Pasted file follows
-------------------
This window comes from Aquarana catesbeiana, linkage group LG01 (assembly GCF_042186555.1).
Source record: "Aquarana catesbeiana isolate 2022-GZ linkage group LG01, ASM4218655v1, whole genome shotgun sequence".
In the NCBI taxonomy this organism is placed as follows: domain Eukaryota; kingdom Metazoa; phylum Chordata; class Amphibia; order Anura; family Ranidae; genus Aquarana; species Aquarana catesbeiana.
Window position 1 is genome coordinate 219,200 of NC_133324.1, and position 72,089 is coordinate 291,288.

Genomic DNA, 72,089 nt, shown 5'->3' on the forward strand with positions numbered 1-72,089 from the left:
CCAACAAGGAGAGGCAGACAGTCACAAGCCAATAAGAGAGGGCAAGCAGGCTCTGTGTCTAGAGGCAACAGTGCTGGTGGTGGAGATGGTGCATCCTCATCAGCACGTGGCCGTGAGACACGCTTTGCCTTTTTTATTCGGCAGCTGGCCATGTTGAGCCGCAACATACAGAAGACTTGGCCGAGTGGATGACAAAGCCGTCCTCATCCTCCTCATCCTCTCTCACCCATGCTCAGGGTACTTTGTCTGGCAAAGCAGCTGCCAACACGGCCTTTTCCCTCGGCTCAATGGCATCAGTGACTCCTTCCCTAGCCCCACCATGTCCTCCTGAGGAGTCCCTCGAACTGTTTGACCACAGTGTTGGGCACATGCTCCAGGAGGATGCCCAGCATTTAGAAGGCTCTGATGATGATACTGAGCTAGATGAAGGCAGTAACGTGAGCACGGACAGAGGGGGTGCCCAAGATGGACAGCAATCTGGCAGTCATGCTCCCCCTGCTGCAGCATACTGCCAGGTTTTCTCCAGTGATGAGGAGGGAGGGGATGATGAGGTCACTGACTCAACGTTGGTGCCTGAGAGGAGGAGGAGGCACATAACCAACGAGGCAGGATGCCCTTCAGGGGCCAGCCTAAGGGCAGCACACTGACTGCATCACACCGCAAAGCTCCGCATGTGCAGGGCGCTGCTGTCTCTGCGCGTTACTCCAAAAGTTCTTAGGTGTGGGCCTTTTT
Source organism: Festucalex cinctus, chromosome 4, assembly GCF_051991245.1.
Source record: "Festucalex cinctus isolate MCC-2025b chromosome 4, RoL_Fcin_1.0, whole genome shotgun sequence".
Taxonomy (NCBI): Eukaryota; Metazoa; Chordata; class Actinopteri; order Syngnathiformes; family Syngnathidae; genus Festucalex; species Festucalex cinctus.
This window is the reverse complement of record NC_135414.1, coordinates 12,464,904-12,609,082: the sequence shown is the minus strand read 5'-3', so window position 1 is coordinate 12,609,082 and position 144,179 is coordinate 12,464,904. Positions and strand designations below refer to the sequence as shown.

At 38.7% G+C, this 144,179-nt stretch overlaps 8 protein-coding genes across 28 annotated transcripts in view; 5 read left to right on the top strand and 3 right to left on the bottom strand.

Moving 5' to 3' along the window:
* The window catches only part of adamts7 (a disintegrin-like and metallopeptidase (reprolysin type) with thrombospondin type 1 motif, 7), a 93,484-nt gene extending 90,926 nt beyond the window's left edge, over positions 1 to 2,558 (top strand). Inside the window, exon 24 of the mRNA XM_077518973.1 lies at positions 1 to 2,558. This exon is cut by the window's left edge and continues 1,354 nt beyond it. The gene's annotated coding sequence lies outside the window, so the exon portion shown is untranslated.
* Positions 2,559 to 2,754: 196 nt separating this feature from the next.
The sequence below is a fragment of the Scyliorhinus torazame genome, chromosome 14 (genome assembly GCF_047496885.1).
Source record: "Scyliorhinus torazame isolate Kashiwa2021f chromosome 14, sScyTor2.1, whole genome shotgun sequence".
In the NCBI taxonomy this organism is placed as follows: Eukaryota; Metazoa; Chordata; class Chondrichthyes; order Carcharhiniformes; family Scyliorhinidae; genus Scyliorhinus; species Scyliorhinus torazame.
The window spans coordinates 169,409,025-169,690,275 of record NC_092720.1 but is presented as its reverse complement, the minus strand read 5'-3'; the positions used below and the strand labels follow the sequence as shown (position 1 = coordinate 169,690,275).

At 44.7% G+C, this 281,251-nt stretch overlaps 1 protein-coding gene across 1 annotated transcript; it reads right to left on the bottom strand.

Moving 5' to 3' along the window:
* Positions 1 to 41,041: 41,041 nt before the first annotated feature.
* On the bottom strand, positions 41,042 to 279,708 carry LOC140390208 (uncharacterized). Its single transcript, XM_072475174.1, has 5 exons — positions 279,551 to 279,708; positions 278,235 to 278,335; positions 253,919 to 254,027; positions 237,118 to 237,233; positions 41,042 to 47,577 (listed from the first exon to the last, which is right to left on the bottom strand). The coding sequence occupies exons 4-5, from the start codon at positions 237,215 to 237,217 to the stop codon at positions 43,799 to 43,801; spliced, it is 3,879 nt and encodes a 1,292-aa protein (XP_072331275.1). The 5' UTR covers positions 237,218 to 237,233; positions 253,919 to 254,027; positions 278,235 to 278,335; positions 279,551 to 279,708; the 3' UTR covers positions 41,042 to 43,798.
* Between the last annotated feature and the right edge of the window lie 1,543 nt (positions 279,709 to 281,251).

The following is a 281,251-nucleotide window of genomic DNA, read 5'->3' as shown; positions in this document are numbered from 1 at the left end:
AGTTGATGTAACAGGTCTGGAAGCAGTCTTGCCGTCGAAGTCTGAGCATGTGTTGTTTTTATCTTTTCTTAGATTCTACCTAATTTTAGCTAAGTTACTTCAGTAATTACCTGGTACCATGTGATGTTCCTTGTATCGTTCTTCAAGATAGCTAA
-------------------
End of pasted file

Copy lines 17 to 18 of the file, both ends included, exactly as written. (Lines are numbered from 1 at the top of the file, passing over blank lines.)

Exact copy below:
In the NCBI taxonomy this organism is placed as follows: Eukaryota; Metazoa; Chordata; class Chondrichthyes; order Carcharhiniformes; family Scyliorhinidae; genus Scyliorhinus; species Scyliorhinus torazame.
The window spans coordinates 169,409,025-169,690,275 of record NC_092720.1 but is presented as its reverse complement, the minus strand read 5'-3'; the positions used below and the strand labels follow the sequence as shown (position 1 = coordinate 169,690,275).